Sunday, December 24, 2017

A BLESSED CHRISTMAS TO ALL!


4 comments:

John Nolan said...

For some years now, BBC TV has transmitted Midnight Mass from a Catholic venue, and Christmas Day Eucharist from an Anglican one. It was interesting this year to compare the two.

Midnight Mass was from Leeds Cathedral and was celebrated by the newish (2014) and youngish (b. 1961) bishop, Marcus Stock. It followed the usual formula for these occasions, which are time-constrained and have to appeal to a non-Catholic audience - carols replacing the Propers, a decent setting of the Gloria, Sanctus and Agnus Dei (Haydn), Credo III. The choir is large and predominately young, and they sang well. The bishop prayed the Roman Canon, in a reverent manner without omissions, and since I rarely hear it in English, I was struck by the elevated and grown-up language of the new translation.

The Anglican service was from a fairly 'high' church in Fulham. A good choir (Mozart setting), even more carols. The celebrant was female and like most of her ilk, reminded one of a primary school teacher addressing a class of nine-year-olds. The outline of the service followed the Roman Mass (including a version of EP II) but the language was a throwback to the bad old days of the obsolete ICEL/ICET version which PrayTellers still hanker after.

Bishop Stock upset Tablet readers in November by celebrating an EF Pontifical High Mass in his cathedral (it was a Requiem for his deceased predecessors). He had spent some months taking instruction in the rubrics and said he believed it to be his duty as a bishop to care for all his flock, including those attached to the older rite. One Tablet reader found this almost unbearably sad. What's wrong with these people? A bishop in another diocese celebrates Mass on a single occasion in a manner approved by the Church, and it ruins their day.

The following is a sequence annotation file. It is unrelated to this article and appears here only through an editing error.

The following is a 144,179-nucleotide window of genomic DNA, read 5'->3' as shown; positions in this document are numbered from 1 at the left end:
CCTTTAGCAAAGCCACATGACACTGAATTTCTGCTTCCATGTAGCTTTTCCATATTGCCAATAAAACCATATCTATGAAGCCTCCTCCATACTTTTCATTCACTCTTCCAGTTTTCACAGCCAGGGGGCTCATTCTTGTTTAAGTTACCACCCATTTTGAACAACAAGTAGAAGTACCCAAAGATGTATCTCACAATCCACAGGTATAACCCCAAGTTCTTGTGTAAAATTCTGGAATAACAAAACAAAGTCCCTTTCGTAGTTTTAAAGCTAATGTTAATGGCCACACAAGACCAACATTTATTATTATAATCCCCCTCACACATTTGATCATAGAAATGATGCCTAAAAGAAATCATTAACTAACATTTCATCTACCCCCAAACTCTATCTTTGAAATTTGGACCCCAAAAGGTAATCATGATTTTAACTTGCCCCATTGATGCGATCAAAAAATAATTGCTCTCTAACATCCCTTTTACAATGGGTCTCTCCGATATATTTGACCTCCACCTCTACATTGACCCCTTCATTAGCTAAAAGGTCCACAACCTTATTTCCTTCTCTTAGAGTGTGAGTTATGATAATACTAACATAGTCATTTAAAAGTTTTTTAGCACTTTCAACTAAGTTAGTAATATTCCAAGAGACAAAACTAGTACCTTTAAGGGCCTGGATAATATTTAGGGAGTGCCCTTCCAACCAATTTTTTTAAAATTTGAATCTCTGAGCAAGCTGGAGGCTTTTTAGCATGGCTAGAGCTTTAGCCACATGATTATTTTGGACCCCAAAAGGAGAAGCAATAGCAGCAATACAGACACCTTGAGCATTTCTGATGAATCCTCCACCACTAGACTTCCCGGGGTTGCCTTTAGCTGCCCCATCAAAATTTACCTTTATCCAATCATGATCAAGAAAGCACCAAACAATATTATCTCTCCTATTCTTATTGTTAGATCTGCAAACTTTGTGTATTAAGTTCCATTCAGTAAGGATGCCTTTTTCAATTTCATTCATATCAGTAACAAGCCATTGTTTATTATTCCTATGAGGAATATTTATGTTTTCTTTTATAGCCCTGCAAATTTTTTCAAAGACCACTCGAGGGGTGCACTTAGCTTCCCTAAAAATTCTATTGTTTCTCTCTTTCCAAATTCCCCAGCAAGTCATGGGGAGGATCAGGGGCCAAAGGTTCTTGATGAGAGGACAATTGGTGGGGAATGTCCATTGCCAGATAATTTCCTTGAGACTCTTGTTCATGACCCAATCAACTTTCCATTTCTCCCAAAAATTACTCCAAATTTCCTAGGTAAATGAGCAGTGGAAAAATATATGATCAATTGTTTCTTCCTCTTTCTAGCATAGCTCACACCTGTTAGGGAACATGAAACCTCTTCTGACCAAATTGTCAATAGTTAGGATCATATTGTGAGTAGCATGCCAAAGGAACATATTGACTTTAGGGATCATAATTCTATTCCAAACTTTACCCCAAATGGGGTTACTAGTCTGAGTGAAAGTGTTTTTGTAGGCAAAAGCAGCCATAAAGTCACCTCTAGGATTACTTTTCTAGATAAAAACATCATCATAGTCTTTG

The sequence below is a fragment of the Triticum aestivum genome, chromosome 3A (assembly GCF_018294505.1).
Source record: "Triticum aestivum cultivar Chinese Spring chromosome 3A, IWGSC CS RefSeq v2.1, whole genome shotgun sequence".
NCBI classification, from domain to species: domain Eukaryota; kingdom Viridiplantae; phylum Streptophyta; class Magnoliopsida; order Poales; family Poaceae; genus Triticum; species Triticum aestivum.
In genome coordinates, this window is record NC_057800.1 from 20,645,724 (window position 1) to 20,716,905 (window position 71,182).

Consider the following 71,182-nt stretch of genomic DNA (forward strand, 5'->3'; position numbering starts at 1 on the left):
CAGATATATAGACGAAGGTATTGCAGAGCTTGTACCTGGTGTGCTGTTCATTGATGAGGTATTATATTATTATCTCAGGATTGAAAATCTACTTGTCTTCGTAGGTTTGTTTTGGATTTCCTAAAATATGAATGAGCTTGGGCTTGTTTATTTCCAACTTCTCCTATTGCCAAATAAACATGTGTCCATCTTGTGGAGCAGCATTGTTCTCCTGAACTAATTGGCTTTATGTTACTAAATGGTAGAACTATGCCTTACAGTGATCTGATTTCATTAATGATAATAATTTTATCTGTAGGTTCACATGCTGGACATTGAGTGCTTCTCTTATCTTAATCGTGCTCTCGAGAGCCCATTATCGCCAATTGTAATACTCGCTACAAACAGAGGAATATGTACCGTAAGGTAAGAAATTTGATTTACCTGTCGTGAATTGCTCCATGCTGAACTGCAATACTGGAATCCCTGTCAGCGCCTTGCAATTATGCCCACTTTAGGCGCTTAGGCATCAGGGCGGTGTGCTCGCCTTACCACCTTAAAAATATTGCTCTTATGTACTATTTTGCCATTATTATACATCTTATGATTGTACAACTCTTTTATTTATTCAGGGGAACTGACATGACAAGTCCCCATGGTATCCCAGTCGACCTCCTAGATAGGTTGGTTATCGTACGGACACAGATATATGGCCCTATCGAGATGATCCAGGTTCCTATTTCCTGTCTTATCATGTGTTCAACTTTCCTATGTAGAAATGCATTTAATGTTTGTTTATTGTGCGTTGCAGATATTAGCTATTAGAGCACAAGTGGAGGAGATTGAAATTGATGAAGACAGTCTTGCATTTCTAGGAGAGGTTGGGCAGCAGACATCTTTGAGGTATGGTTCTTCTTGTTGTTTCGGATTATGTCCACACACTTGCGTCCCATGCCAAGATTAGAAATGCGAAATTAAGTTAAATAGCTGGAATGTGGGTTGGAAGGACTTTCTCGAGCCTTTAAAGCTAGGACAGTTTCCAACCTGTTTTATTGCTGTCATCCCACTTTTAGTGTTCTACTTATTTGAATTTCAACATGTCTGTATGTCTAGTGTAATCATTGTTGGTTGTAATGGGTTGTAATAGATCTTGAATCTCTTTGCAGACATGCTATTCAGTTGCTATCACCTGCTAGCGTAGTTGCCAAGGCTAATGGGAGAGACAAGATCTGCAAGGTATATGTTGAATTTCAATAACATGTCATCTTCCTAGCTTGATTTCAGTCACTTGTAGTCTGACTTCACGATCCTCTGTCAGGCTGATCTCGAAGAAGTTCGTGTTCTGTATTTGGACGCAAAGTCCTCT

John Nolan said...

The Pope's Mass last night indicated how much the music in St Peter's has improved in the last twenty years. I have a recording of JP II celebrating the Missa in Nocte sometime in the 1990s and it is excruciatingly awful. A pity, however, that they don't sing the Proper chants for the Gradual and Alleluia. I have to fast-forward to avoid some would-be Pavarotti performing, in Italian, an operatic version of the Responsorial Psalm.

And the polyglot Bidding Prayers are a waste of time and an embarrassment. There might be a point to them, but it eludes me. We know the Church is universal, which is why on these occasions the universal language, Latin, is used.

Mark Thomas said...

Peace and good health to you, as well as your family (I pray, in particular, for the eternal rest of your great mother and father, who raised a holy man in you), Father McDonald.

Peace and good health to each person who reads Father's wonderful blog.

Father McDonald, thank you for having allowed me to participate here.

In 2018 A.D., may each Catholic everywhere submit to Pope Francis' God-given authority to teach, govern, and sanctify the Holy People of God. In that way, Holy Mother Church will enjoy worldwide holy success throughout the new year.

Pax.

Mark Thomas


Please pray for our persecuted sister in Jesus Christ, Asia Bibi.

https://aleteia.org/2017/09/18/asia-bibi-has-spent-more-than-3000-days-in-prison-for-blasphemy/

Rood Screen said...

John Nolan,

If I may attempt an answer to your question, I'd suggest that because the weekly Bidding Prayers were introduced by SC as part of the cautious nod to the vernacular, it is fitting that an international congregation hear them announced in various languages. I, for one, would be very content with a Latin Ordinary and a multi-tongued Proper, at least in preference to what we have now in the OF Mass as usually celebrated.

As for the objection in your second post, it seems pointless to apply a rational approach to understanding those who oppose the persistent existence of the Roman Mass in its extraordinary form. It seems increasingly clear to me that their battle against the EF is driven by some irrational fear, if not some darker force from below.